Holipets is a small business that offers, “The complete holiday service for your cat or dog.” Customers who need to arrange care for their pets have two options: boarding or home visits. Holipets runs a boarding kennel and cattery which can currently accommodate up to 40 cats and 30 dogs. They are proud of the comfort that this accommodation offers to visiting animals. If required, they will collect and deliver your cat or dog for an extra charge. Alternatively, members of the Holipets team can visit pets in their homes while the owner is away. Typically, such visits are
made on a daily basis, but in some cases visits are twice daily or, exceptionally, more often – for example, if an animal requires frequent injections. As part of the visits, food and water can be provided, dogs taken for walks, and medications given. The visitor can also play with the animal. The exact services to be carried out are agreed with the owner in advance.

There are currently ten staff in addition to the couple that own the business; most of these work part-time, and duties are flexible, though only some of the staff – those whose reliability is most trusted, who have cars, and who are willing to do this work – make home visits and collect and deliver pets. Management tasks are generally carried out by the owners but there is a couple of senior staff who are trusted to deputise for them in all management tasks. Several of the staff can answer the phone and deal with bookings and enquiries.

At present, Holipets’ record-keeping is almost entirely manual, though a word- processing package is used to produce standard letters. However, the business is

growing and expansion of the cattery is planned in the near future. The owners now feel that a computerised system would give better support to their operations. It is expected that staff will use the new system to support and record the tasks that they carry out – receiving arrivals, taking bookings, home visits, etc.

Company operations

Bookings are taken by telephone and recorded, currently in a large diary. It is important to keep track of the number of bookings for cats and dogs that have been made on each day, as a booking can only be taken if there is a free ‘room’ in the right accommodation for the duration of the required stay. Cats are never booked into dog accommodation, and dogs are never booked into cat accommodation.

When a customer requests a kennel or cattery booking, if the booking can be taken, the member of staff records it in the diary, being sure to note the start and end dates and whether collection and delivery are required. Some customers have more than one pet. If the customer is a new one, their name and contact details are taken and recorded on an index card along with details of the pet(s): name, dog or cat, breed, age, type of food, any medical treatment, and any other notes. For repeat bookings, any of these details can be updated as necessary, including adding a new animal for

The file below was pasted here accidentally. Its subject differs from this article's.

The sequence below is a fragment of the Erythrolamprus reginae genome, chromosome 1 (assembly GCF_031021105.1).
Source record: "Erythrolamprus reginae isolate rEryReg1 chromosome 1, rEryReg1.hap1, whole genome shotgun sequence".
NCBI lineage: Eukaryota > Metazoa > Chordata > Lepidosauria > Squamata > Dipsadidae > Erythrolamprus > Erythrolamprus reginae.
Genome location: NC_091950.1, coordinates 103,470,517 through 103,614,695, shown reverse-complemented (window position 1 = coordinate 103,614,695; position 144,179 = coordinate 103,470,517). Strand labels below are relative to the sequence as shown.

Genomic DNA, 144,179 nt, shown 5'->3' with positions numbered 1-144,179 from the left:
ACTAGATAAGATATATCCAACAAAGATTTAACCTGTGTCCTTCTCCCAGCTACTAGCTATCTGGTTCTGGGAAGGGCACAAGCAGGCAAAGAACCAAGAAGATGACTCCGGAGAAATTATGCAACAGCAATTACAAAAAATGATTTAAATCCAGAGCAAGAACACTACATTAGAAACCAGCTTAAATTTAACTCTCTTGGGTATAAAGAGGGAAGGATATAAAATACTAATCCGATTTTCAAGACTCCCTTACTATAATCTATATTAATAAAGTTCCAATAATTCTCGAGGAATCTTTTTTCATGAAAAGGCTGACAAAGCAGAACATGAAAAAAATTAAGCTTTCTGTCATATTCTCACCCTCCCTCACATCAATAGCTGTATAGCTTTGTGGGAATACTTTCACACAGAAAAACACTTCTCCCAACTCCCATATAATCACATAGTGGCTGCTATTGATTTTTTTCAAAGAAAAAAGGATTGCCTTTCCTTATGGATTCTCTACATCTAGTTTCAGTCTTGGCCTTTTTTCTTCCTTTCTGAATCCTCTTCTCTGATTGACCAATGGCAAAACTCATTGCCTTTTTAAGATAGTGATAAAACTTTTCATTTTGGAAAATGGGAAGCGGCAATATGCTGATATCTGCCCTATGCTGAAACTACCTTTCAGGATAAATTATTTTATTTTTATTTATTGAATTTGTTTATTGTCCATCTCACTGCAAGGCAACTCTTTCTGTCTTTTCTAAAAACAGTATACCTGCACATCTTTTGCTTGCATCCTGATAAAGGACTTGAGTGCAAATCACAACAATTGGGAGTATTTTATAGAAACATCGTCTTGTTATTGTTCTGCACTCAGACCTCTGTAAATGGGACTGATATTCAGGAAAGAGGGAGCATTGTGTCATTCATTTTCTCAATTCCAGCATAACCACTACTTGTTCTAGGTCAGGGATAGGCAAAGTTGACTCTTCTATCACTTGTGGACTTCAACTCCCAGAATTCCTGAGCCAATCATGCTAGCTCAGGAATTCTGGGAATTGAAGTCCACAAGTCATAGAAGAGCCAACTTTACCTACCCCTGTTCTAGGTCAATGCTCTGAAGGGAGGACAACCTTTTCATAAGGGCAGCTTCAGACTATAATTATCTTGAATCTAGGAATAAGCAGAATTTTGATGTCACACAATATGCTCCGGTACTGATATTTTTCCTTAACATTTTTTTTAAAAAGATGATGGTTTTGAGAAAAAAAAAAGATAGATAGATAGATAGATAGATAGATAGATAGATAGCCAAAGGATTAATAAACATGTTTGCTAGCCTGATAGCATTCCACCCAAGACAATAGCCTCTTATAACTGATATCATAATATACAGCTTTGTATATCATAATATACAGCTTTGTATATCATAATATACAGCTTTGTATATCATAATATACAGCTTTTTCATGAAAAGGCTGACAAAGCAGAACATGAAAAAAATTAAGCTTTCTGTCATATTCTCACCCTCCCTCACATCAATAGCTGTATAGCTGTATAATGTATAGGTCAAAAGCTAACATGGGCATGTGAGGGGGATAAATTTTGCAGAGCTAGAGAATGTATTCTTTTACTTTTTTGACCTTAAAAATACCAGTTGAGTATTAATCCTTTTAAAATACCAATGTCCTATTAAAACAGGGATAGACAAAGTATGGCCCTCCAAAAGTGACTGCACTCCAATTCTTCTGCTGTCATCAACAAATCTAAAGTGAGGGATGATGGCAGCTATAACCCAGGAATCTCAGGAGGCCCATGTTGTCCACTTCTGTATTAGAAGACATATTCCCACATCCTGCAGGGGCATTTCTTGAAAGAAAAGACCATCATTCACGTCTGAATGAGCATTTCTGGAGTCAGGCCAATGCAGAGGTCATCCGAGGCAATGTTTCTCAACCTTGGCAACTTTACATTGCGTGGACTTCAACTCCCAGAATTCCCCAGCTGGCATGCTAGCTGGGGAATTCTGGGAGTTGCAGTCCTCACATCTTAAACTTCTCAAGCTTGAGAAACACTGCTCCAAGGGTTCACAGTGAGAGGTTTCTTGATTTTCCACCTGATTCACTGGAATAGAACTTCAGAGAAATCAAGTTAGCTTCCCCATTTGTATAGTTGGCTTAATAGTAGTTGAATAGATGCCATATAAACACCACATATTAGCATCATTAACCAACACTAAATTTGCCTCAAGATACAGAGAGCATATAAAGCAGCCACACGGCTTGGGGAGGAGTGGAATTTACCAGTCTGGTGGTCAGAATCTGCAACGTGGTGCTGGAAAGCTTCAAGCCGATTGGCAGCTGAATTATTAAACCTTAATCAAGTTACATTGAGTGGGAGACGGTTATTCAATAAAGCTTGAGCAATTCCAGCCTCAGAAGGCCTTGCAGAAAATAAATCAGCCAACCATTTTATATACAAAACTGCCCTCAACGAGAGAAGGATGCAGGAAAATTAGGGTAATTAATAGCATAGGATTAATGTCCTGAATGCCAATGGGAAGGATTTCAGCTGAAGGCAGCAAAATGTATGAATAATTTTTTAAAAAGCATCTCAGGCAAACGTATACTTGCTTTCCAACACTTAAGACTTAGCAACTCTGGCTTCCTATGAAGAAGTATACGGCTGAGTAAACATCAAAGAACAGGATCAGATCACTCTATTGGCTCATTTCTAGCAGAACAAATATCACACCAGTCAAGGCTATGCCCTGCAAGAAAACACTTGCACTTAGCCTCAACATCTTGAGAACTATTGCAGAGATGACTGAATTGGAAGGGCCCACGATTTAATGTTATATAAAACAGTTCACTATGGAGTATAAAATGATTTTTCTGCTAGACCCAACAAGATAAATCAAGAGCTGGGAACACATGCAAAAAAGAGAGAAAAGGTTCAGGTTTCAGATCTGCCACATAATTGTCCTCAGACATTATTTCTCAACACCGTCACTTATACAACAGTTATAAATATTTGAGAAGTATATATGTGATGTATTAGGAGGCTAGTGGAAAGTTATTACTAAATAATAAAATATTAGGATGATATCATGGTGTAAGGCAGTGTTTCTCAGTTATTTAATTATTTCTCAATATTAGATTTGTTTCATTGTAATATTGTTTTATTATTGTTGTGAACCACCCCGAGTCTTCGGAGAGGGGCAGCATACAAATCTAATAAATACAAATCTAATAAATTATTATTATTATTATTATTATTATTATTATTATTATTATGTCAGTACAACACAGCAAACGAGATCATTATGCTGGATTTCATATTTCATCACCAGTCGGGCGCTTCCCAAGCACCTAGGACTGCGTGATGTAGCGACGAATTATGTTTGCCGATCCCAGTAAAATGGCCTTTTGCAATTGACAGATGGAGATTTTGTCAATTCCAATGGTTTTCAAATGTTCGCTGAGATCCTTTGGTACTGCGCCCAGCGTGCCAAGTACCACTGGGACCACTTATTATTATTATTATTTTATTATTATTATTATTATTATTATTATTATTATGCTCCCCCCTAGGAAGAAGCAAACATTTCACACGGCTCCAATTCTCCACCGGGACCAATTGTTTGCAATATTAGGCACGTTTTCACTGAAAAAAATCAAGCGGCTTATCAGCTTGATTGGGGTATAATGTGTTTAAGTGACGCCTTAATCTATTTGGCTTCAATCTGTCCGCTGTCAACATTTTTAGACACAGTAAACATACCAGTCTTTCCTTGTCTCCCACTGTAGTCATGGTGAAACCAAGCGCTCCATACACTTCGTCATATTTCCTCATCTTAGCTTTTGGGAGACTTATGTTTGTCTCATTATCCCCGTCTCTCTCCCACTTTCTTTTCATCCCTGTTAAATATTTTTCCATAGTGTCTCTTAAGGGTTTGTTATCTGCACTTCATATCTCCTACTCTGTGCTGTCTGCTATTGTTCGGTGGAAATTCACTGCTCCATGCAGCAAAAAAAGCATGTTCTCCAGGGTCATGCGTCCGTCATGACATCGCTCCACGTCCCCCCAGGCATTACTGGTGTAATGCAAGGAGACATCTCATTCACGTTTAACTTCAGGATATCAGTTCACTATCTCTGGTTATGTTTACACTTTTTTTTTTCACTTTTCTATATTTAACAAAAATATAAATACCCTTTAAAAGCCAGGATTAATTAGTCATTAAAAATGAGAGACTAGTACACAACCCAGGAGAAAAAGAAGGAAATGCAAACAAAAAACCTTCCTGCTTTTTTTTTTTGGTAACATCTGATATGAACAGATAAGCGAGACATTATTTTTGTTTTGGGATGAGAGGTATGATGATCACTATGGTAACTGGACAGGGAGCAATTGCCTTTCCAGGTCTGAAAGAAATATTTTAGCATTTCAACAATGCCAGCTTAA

an existing customer. There may be a discussion of cost: the staff know the residential rates for dogs and cats, and can advise the customer of the cost of the stay. The person taking the booking will either print out a confirmation letter as soon as the phone call is ended, or make a brief note of the booking on the whiteboard so that the letter can be sent out later. The letter gives the customers the details of the booking, and requests a 20% deposit.

Deposits which are received by cheque, and usually in the post must be recorded and banked. The balance of the payment is made when the animal arrives or is collected and this must also be recorded. It is important that records are kept of all animals arriving and leaving. Following up unpaid deposits is done on an ad hoc basis by the owners: it would be helpful if the new system could flag these up in some way. Bookings are eventually cancelled if no deposit is received.

When home care is booked, similar details are taken, using the customer card index and another diary. There is as yet no limit on the number of visits in a day, as this side of the business is so far quite small. Also, rather than sending out a confirmation letter immediately, an appointment is made for one of the staff to visit the owner and pets at home, in order to discuss practical details such as where food is kept and what care is to be given. At present, the staff member will be given
handwritten notes of the name and address, dates, cost of visits and the required deposit. Another reason for this meeting is to confirm that it appears safe for staff to make the visits. The deposit must be paid at this appointment, and a confirmation letter detailing what is to be done on each visit (feeding, medication, walks etc.) and the outstanding balance to be paid will be sent out afterwards. The balance must be paid before the first home visit or left for staff to collect on the first visit. All payments must be recorded.

The scheduling of home visits and the collection and delivery of pets is currently rather haphazard, and last-minute rearrangements are not uncommon. The owners have requested that the new system should allow all these activities to be assigned to specific staff, using a diary that can be viewed and updated at any time, and that it will print a daily list for each person who will be carrying out any of these activities. The owners would also like the system to print a list of all arrivals, departures and pets in residence for a given day. To help them manage the business they would also like summary reports about the number of rooms booked and home visits made, each over a monthly or yearly period. It will also be necessary for the owners or someone acting for them to maintain details of staff, the capacity of the accommodation, and the rates charged for each service.